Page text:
Talk:Max and Moritz

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Not strip[edit]

"Max und Moritz" was not a comic strip. It is more accurately characterized as an "illustrated story book" and can certainly not claim to be the first comic strip.

Question of definition. It was probably more of a comic strip than many other things produced around that era. I heard Yellow Kid were mostly single-panel cartoons, for instance. I've skimmed through the book again, and you can basically make out most of the story without reading any text at all, unlike some other early comics.
Of course it's a question of definition. If you define a pig as a pigeon, then pigs have wings. The problem is, any definition that includes "Max und Moritz" also includes a lot of other material that most people are not used to thinking of as comic strips. M&M is basically an illustrated children's story in rhymed verse. So is "The Cat in the Hat". Is that a comic strip?
Almost everything that we normally call a comic strip is a serialized publication; that is, it appears in installments. M&M was published as a single story (see below).
Comic strips generally have text and image explicitly linked. Most commonly, the text is in a balloon pointed at the image of the character speaking; or the text may appear within the frame line surrounding a panel. Some commentators make a case for counting as "comic strips", series of images, where each image has a small block of descriptive text placed underneath it. For an example, see Ally Sloper. M&M is verse with pictures inserted at irregular intervals.
Any definition of "comic strip" broad enough to include both M&M and a modern-day strip (say, Blondie) would surely also include the picture stories of Rodolphe Töpffer. These stories were published (serially in newspapers) in 1833-1846, and are a known influence on Wilhelm Busch. If M&M (1865) was a comic strip, it certainly was not the first comic strip.
I find no support for the statement made in this article, "... began newspaper publication in 1865." According to a story on the website of German media group WDR, Busch published his earlier picture stories in the weekly newspaper "Die Fliegenden Blätter"; but his publisher, Caspar Braun, decided to bring M&M out as a book. The first copies went on the market on April 4, 1865.
I must also disagree with the parenthetical phrase in the article, "the direct (though never credited) inspiration for the Katzenjammer Kids". Martin Sheridan, in "Comics and Their Creators" (Luna Press, New York, 1971), writes: "The ... comic strip editor of the Journal asked [Rudolph] Dirks to draw a strip emulating the work of Wilhelm Busch ...". It's probably true that Busch was never credited in the strip itself, but what other comic strip ever credited its source? Gwil 19:19, 29 August 2005 (UTC)

Comparison of Max & Moritz with Alice in Wonderland[edit]

It is interesting to compare Max & Moritz with Alice in Wonderland. Both appeared in 1865, and soon became (for their respective audiences) popular tales of children interacting with an adult world. However, it's notable that they took completely opposite approaches: Alice (a girl) is the only sane person in Wonderland, and ultimately uses her common sense to prevail against that increasingly nightmarish world, whereas Max and Moritz (boys) seem determined to wreak havoc on a trusting, law-abiding society through a series of increasingly outrageous pranks which ultimately lead to their downfall. —Preceding unsigned comment added by 83.131.113.119 (talkcontribs) 10:13, April 19, 2004 (UTC)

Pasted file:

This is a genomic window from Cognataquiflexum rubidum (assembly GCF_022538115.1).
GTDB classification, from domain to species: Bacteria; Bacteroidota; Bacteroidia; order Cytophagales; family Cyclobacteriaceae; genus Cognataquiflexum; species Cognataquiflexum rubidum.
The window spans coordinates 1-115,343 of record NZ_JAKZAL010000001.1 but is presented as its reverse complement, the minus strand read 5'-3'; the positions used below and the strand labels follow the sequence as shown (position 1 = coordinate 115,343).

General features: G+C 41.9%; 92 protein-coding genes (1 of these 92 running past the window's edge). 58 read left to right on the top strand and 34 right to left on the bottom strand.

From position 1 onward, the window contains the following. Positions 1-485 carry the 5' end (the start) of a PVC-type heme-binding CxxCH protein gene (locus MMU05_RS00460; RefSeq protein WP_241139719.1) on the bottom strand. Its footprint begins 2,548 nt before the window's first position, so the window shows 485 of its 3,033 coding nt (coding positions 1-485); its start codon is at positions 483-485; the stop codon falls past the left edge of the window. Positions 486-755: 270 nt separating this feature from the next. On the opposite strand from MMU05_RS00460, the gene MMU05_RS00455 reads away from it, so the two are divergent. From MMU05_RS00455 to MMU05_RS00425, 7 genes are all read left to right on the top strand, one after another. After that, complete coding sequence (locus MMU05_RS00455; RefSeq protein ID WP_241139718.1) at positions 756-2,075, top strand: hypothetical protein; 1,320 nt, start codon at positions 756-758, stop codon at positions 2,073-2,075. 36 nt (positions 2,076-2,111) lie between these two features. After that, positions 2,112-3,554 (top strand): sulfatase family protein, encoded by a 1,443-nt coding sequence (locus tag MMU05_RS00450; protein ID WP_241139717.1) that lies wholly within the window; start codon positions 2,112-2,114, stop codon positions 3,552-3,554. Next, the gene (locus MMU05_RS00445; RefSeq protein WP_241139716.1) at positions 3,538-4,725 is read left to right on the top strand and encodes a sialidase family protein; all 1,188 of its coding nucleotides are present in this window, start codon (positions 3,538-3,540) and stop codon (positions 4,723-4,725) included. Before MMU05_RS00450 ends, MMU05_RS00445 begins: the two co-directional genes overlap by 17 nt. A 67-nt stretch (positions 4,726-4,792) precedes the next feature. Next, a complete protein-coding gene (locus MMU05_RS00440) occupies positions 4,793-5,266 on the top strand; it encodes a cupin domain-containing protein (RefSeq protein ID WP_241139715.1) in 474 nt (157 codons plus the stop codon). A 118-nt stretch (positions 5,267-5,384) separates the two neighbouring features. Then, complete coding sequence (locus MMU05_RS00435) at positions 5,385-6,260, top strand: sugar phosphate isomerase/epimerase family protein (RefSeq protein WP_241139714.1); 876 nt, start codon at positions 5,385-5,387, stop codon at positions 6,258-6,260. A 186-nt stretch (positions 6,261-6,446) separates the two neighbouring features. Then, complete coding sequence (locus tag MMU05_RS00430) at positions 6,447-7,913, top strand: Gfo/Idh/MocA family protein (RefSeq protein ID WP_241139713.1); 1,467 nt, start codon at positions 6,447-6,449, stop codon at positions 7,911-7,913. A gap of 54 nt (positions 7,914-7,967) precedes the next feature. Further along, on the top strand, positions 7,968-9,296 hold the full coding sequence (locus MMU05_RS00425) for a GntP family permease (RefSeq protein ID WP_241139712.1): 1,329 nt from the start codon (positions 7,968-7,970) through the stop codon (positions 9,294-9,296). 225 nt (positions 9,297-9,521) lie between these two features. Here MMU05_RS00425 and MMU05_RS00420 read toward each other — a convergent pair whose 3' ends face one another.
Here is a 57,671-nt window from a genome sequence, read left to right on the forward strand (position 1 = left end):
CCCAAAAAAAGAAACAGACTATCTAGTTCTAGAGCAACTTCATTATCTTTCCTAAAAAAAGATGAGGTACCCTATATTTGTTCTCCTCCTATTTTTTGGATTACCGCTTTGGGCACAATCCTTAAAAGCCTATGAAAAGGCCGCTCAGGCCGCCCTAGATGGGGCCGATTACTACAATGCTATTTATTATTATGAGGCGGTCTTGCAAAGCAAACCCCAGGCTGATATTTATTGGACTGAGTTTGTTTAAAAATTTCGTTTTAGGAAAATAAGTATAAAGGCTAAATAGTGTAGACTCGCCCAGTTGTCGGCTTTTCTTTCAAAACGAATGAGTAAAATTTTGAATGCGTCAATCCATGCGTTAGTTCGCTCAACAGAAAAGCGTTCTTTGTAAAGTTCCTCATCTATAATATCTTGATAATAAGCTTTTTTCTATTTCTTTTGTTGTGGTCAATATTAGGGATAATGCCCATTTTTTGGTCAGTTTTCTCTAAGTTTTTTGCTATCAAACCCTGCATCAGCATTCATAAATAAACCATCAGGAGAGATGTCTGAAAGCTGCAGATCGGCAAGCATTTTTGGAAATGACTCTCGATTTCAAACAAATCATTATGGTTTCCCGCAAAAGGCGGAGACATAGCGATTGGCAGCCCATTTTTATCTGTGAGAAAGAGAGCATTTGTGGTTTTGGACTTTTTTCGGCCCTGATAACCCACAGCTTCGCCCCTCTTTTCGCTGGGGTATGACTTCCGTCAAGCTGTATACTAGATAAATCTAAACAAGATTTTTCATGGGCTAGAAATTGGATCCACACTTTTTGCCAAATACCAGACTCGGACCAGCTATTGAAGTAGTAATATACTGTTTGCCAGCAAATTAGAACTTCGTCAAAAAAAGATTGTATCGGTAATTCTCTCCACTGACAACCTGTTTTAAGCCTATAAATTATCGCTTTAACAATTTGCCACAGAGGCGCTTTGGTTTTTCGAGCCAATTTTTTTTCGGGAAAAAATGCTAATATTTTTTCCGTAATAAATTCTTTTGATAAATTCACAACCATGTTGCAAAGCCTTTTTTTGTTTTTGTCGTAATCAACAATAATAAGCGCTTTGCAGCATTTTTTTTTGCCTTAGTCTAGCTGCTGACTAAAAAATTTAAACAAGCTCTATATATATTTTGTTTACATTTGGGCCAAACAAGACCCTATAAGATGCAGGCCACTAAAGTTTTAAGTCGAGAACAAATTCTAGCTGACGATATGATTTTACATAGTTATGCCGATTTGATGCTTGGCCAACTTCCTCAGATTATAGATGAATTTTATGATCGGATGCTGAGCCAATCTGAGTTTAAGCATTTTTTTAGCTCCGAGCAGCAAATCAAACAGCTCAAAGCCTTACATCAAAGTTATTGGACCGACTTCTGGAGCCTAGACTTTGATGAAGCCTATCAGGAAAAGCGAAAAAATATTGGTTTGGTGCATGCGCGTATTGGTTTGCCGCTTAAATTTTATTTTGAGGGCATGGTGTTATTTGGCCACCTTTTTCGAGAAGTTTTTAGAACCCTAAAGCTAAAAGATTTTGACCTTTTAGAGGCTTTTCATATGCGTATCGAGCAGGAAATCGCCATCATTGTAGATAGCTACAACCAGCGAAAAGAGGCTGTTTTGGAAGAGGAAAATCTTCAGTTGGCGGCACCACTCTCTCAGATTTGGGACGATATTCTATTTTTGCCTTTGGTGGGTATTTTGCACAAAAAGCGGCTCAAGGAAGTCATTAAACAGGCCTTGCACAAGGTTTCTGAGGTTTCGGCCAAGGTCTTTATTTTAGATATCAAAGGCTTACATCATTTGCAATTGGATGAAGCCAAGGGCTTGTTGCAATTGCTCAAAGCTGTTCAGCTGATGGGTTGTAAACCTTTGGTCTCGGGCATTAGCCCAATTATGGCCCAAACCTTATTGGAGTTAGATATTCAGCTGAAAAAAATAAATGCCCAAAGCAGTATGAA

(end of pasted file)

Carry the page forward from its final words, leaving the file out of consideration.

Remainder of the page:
I moved this stuff to the talk page. This needs references. It looks like original research otherwise. And there should be some reason why, of all things, Max und Moritz should be compared to Alice in Wonderland.--345Kai 17:41, 19 February 2007 (UTC)
I don't agree with the judgement of Max and Moritz made by 83.131.113.119. If you read the original text in German you will get a better understanding of the intention of Wilhelm Busch.

Die, anstatt durch weise Lehren

Sich zum Guten zu bekehren,
Oftmals noch darüber lachten
Und sich heimlich lustig machten.
ja, zur Übeltätigkeit,
Ja, dazu ist man bereit!
Menschen necken, Tiere quälen,
Äpfel, Birnen, Zwetschgen stehlen,
Das ist freilich angenehmer
Und dazu auch viel bequemer,
Als in Kirche oder Schule

Festzusitzen auf dem Stuhle.
It is also interesting to notice that Wilhelm Busch was educated by his uncle who was a priest and that the mill in the story existed also in reality. See de:Wilhelm Busch#Leben --mms 00:11, Januar 17, 2005 (UTC)

Comparison of M&M to Till Eulenspiegel[edit]

I've added some edits linking M&M to the classic late medieval prankster stories of Till Eulenspiegel (Named derived from the lower german "Ull mer'n Speel" engl. (sim.): "Kiss my a***"). The first (to prank no 1) link can be supported by the image in the Reclam print version of Till [[1]]. Images of the Reclam version of "Ein kurzweilig Lesen von Dil Ulenspiegel" are based on the wooden prints of the Till Eugenspiegel edition of 1515. Sofafernsehfan (talk) 22:41, 30 March 2009 (UTC)

'Ah, how often we read'?[edit]

According to the article, the first line of the preface is 'Ah, how often we read or hear of'. I've never heard this version and Google gives only two results for it, one of which is the article itself. In my opinion, it should be 'oft' instead of 'often', in which case it would really be a trochaic tetrameter. Are there any sources for 'often'? -84.172.32.197 (talk) 14:58, 1 September 2010 (UTC)